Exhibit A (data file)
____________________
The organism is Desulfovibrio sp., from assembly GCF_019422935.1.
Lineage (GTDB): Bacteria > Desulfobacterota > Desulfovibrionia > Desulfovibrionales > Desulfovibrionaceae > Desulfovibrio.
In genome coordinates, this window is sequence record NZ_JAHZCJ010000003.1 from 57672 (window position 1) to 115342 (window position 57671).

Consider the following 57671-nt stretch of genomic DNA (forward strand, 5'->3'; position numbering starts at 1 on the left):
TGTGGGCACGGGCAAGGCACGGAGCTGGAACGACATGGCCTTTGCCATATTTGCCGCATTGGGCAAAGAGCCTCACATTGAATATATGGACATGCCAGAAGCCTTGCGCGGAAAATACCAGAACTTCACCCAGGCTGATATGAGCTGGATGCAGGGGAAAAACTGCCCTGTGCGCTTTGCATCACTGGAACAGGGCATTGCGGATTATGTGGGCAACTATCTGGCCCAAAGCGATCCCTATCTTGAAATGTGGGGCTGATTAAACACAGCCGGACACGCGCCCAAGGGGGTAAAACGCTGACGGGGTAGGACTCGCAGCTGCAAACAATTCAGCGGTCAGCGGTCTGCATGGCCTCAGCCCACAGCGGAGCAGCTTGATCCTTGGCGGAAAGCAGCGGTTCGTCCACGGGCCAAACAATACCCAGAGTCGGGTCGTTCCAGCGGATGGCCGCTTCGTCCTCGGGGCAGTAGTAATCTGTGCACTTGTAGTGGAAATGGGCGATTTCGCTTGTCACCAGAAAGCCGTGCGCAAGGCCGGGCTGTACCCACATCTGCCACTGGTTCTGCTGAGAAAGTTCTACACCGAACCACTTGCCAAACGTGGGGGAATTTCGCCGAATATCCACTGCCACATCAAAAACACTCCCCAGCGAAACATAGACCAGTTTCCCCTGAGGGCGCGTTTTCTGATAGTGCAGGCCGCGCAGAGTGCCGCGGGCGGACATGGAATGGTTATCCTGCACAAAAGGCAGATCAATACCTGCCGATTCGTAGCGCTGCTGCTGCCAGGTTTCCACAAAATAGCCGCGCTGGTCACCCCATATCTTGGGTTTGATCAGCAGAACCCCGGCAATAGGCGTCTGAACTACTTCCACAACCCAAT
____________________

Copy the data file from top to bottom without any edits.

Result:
The organism is Desulfovibrio sp., from assembly GCF_019422935.1.
Lineage (GTDB): Bacteria > Desulfobacterota > Desulfovibrionia > Desulfovibrionales > Desulfovibrionaceae > Desulfovibrio.
In genome coordinates, this window is sequence record NZ_JAHZCJ010000003.1 from 57672 (window position 1) to 115342 (window position 57671).

Consider the following 57671-nt stretch of genomic DNA (forward strand, 5'->3'; position numbering starts at 1 on the left):
TGTGGGCACGGGCAAGGCACGGAGCTGGAACGACATGGCCTTTGCCATATTTGCCGCATTGGGCAAAGAGCCTCACATTGAATATATGGACATGCCAGAAGCCTTGCGCGGAAAATACCAGAACTTCACCCAGGCTGATATGAGCTGGATGCAGGGGAAAAACTGCCCTGTGCGCTTTGCATCACTGGAACAGGGCATTGCGGATTATGTGGGCAACTATCTGGCCCAAAGCGATCCCTATCTTGAAATGTGGGGCTGATTAAACACAGCCGGACACGCGCCCAAGGGGGTAAAACGCTGACGGGGTAGGACTCGCAGCTGCAAACAATTCAGCGGTCAGCGGTCTGCATGGCCTCAGCCCACAGCGGAGCAGCTTGATCCTTGGCGGAAAGCAGCGGTTCGTCCACGGGCCAAACAATACCCAGAGTCGGGTCGTTCCAGCGGATGGCCGCTTCGTCCTCGGGGCAGTAGTAATCTGTGCACTTGTAGTGGAAATGGGCGATTTCGCTTGTCACCAGAAAGCCGTGCGCAAGGCCGGGCTGTACCCACATCTGCCACTGGTTCTGCTGAGAAAGTTCTACACCGAACCACTTGCCAAACGTGGGGGAATTTCGCCGAATATCCACTGCCACATCAAAAACACTCCCCAGCGAAACATAGACCAGTTTCCCCTGAGGGCGCGTTTTCTGATAGTGCAGGCCGCGCAGAGTGCCGCGGGCGGACATGGAATGGTTATCCTGCACAAAAGGCAGATCAATACCTGCCGATTCGTAGCGCTGCTGCTGCCAGGTTTCCACAAAATAGCCGCGCTGGTCACCCCATATCTTGGGTTTGATCAGCAGAACCCCGGCAATAGGCGTCTGAACTACTTCCACAACCCAAT